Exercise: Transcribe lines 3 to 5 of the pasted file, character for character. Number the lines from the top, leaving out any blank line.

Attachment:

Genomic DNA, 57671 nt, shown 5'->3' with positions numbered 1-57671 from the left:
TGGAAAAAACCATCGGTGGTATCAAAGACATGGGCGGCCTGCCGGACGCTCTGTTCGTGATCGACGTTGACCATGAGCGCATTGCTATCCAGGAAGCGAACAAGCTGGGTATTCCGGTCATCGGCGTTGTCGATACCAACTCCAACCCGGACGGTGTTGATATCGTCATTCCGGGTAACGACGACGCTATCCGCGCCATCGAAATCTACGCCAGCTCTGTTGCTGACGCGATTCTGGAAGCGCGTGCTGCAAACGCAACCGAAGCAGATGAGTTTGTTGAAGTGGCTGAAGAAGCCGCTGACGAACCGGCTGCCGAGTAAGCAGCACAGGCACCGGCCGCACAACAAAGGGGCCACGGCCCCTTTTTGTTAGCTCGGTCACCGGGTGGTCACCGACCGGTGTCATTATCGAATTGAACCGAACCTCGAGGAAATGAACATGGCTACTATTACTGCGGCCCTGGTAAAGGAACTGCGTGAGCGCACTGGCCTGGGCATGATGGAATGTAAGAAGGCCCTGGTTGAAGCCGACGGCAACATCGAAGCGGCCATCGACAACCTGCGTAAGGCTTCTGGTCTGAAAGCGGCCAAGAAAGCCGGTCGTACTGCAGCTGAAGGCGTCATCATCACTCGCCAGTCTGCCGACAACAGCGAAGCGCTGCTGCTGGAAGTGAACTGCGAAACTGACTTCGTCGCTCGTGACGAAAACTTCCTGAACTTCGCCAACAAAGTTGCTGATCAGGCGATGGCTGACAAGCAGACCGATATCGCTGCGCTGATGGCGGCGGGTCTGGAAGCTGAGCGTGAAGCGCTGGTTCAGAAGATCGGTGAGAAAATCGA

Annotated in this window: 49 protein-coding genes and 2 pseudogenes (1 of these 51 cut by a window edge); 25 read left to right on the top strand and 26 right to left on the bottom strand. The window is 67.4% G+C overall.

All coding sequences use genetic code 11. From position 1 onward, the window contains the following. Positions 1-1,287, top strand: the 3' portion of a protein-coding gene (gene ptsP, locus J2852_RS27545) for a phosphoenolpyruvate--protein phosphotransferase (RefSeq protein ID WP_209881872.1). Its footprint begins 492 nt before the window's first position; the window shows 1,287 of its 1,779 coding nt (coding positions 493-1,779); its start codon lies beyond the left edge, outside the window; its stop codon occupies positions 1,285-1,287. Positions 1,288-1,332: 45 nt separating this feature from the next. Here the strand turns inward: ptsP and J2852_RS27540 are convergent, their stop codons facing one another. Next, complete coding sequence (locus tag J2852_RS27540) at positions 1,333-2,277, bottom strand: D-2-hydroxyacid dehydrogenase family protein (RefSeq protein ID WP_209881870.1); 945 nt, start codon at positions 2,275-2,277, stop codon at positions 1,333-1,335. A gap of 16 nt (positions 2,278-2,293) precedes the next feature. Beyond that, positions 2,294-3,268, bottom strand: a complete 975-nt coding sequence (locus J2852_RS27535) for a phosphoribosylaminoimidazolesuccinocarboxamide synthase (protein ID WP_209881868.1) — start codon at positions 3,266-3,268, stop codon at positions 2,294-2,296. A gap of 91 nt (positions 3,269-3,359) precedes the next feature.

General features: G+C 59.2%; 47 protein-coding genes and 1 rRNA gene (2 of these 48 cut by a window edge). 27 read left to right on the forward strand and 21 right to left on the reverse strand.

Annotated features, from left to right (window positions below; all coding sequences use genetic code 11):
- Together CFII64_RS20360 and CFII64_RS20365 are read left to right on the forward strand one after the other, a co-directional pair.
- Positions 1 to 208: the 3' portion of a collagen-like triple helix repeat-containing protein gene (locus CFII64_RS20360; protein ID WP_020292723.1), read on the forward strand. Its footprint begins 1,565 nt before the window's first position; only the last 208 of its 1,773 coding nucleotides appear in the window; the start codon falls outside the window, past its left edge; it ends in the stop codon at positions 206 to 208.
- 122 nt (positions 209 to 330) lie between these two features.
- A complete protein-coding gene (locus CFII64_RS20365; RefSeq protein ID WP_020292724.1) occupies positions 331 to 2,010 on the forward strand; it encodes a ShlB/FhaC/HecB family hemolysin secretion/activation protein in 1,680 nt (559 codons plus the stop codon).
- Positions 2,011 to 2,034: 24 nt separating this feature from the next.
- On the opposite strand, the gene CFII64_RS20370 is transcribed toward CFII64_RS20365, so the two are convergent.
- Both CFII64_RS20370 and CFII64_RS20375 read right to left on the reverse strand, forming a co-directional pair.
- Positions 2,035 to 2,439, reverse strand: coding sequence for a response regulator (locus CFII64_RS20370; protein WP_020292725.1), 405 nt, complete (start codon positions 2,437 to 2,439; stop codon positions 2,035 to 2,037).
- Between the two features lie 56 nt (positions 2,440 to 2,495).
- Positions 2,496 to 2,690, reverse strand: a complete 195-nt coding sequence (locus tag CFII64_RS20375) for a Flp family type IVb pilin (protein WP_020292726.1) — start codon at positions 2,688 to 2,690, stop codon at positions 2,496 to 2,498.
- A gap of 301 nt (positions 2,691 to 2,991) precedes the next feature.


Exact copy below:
Annotated in this window: 49 protein-coding genes and 2 pseudogenes (1 of these 51 cut by a window edge); 25 read left to right on the top strand and 26 right to left on the bottom strand. The window is 67.4% G+C overall.

All coding sequences use genetic code 11. From position 1 onward, the window contains the following. Positions 1-1,287, top strand: the 3' portion of a protein-coding gene (gene ptsP, locus J2852_RS27545) for a phosphoenolpyruvate--protein phosphotransferase (RefSeq protein ID WP_209881872.1). Its footprint begins 492 nt before the window's first position; the window shows 1,287 of its 1,779 coding nt (coding positions 493-1,779); its start codon lies beyond the left edge, outside the window; its stop codon occupies positions 1,285-1,287. Positions 1,288-1,332: 45 nt separating this feature from the next. Here the strand turns inward: ptsP and J2852_RS27540 are convergent, their stop codons facing one another. Next, complete coding sequence (locus tag J2852_RS27540) at positions 1,333-2,277, bottom strand: D-2-hydroxyacid dehydrogenase family protein (RefSeq protein ID WP_209881870.1); 945 nt, start codon at positions 2,275-2,277, stop codon at positions 1,333-1,335. A gap of 16 nt (positions 2,278-2,293) precedes the next feature. Beyond that, positions 2,294-3,268, bottom strand: a complete 975-nt coding sequence (locus J2852_RS27535) for a phosphoribosylaminoimidazolesuccinocarboxamide synthase (protein ID WP_209881868.1) — start codon at positions 3,266-3,268, stop codon at positions 2,294-2,296. A gap of 91 nt (positions 3,269-3,359) precedes the next feature.

General features: G+C 59.2%; 47 protein-coding genes and 1 rRNA gene (2 of these 48 cut by a window edge). 27 read left to right on the forward strand and 21 right to left on the reverse strand.